Indeed, appreciating the significant enabling role of contract law--and thus the need to qualify Raz's third proposition--also implies similarly revisionist conclusions regarding Raz's fourth proposition: contract law's structural monism. As just noted, an important part of the enabling role of contract law is to form effective frameworks of social interaction and cooperation by consolidating people's expectations regarding certain types of voluntary obligations and expressing our ideals with respect to these categories of relationships. Contract law cannot possibly consolidate expectations and express ideals regarding any idiosyncratic arrangement contractual parties may pursue. But it can--and thus should, and indeed does (at least to some extent)--perform this role respecting a limited number of core categories of such arrangements. (85) In other words, like other branches of private law, contract) law should follow the prescriptions of structural pluralism. (86)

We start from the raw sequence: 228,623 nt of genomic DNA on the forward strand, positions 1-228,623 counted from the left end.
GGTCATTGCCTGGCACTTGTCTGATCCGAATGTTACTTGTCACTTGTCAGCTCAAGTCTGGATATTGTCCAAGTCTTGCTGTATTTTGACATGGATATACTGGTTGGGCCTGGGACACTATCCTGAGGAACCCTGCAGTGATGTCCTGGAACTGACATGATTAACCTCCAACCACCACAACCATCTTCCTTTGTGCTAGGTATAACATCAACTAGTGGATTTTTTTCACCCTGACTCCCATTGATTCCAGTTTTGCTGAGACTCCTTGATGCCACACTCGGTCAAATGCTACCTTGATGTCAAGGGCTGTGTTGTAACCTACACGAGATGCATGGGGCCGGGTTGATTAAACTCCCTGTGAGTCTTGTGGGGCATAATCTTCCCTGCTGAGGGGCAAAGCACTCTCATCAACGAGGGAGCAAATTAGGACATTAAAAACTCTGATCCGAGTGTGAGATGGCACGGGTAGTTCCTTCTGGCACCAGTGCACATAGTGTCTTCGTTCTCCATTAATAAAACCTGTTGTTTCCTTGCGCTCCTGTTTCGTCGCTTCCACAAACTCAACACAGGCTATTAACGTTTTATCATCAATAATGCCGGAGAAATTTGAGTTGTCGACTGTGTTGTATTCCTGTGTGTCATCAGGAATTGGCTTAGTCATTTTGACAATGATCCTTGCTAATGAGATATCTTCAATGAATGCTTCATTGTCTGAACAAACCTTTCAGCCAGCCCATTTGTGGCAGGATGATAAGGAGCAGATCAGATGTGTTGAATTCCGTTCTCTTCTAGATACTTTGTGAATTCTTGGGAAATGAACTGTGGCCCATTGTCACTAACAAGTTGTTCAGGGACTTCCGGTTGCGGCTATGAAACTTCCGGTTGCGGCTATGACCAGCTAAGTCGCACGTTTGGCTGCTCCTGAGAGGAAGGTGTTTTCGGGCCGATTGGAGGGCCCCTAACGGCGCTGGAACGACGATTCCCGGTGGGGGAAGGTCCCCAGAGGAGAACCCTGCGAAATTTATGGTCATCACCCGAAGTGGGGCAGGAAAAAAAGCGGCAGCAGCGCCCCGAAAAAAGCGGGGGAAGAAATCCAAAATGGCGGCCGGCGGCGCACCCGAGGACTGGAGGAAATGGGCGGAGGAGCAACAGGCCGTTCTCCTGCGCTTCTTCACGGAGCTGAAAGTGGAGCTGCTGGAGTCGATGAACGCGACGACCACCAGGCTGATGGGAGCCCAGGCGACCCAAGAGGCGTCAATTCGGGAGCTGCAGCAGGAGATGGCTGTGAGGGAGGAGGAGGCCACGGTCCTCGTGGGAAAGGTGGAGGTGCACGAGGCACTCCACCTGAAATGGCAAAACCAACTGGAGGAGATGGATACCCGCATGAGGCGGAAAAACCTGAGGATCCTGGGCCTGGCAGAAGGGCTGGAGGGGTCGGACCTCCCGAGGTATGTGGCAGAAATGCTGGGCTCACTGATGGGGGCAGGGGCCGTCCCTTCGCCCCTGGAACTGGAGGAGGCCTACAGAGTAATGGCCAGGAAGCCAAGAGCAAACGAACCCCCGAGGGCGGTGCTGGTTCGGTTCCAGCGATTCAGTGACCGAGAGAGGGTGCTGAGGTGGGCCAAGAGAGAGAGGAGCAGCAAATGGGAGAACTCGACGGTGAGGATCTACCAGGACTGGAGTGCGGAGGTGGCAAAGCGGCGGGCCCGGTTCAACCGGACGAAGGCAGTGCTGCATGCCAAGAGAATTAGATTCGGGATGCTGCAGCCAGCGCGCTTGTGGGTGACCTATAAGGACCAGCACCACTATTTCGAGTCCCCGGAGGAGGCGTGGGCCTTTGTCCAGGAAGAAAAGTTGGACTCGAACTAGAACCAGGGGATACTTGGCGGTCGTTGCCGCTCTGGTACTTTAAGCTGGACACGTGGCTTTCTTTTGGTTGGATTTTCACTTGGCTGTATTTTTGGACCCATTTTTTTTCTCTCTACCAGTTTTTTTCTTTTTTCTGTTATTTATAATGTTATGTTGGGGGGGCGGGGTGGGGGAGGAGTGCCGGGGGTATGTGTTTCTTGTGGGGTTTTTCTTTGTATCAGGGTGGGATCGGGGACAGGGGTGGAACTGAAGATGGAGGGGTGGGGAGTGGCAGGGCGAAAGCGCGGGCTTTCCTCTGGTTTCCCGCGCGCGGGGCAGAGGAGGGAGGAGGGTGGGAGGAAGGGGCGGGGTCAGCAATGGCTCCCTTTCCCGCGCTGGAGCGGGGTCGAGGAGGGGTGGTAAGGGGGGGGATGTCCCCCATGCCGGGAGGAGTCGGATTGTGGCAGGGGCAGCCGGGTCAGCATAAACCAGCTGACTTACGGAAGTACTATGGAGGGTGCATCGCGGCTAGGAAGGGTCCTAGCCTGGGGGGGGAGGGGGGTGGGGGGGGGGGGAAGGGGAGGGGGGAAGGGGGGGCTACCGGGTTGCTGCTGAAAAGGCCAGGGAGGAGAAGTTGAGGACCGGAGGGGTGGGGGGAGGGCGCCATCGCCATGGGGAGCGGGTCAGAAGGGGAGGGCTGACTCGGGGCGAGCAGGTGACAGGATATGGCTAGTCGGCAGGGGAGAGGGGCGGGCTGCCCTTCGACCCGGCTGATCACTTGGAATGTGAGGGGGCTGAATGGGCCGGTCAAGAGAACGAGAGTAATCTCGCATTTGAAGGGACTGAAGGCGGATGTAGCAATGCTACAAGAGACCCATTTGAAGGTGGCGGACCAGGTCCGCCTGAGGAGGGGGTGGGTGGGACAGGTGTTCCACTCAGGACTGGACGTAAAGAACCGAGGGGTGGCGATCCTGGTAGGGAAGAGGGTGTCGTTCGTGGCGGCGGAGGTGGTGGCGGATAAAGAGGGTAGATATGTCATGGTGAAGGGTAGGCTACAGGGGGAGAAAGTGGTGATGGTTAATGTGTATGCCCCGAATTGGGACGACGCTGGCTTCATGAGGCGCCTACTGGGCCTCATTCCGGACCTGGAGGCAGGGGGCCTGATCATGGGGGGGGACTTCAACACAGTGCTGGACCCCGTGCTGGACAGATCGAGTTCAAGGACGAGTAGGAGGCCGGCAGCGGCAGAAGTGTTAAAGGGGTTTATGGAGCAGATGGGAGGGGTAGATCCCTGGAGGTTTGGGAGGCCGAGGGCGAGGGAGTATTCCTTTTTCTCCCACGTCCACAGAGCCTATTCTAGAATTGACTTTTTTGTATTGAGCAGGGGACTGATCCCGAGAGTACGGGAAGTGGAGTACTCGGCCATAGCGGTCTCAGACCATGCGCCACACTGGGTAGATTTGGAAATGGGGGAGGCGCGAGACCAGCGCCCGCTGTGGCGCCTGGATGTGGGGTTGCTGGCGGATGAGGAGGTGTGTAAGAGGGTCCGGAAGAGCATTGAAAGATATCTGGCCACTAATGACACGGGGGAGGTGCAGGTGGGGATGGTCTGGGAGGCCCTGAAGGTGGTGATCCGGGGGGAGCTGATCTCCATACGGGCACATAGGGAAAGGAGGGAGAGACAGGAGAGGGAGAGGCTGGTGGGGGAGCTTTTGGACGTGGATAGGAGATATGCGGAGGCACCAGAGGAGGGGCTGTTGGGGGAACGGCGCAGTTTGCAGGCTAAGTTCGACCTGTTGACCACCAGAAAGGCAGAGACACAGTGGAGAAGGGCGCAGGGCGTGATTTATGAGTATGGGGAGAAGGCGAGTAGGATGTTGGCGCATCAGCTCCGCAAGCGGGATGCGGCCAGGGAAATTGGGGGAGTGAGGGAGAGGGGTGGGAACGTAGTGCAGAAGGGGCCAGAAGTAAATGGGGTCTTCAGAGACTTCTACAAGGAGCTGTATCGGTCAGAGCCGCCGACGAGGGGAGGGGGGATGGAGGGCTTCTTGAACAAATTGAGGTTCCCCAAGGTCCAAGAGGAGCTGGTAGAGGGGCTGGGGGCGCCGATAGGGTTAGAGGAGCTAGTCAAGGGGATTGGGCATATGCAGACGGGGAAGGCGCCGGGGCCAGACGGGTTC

A structurally pluralist contract law includes different and sufficiently diverse types of contracts (different contract institutions) for the diverse social settings and economic functions in which law facilitates the practice of undertaking voluntary obligations. Each such contract institution--consider again, for example, commercial transactions, consumer transactions, employment contracts, and family contracts--incorporates a distinct balance of values, and is thus governed by a distinct regulative principle suitable to its subject matter. This rich repertoire enables people to freely choose their own ends, principles, forms of life, and associations. (87) Although at a certain point the marginal value from adding another distinct institution is likely to be nominal in terms of autonomy, pluralism implies that contract law's supply of these multiple institutions should be guided not only by demand. Demand for certain institutions generally justifies their legal facilitation. But a contract law regime that follows Raz's account of personal autonomy prioritizes settings, such as those discussed earlier, (88) in which law's enabling role is most acute for the practice of undertaking voluntary obligations to flourish. (89) Furthermore, although it is difficult to expect that such a regime would invent new contract institutions, it should favorably respond to people's innovations even absent significant demand, (90) including innovations based on minority views and utopian theories, (91) insofar as they have the potential to add valuable options of human fourishing that significantly broaden people's choices. (92)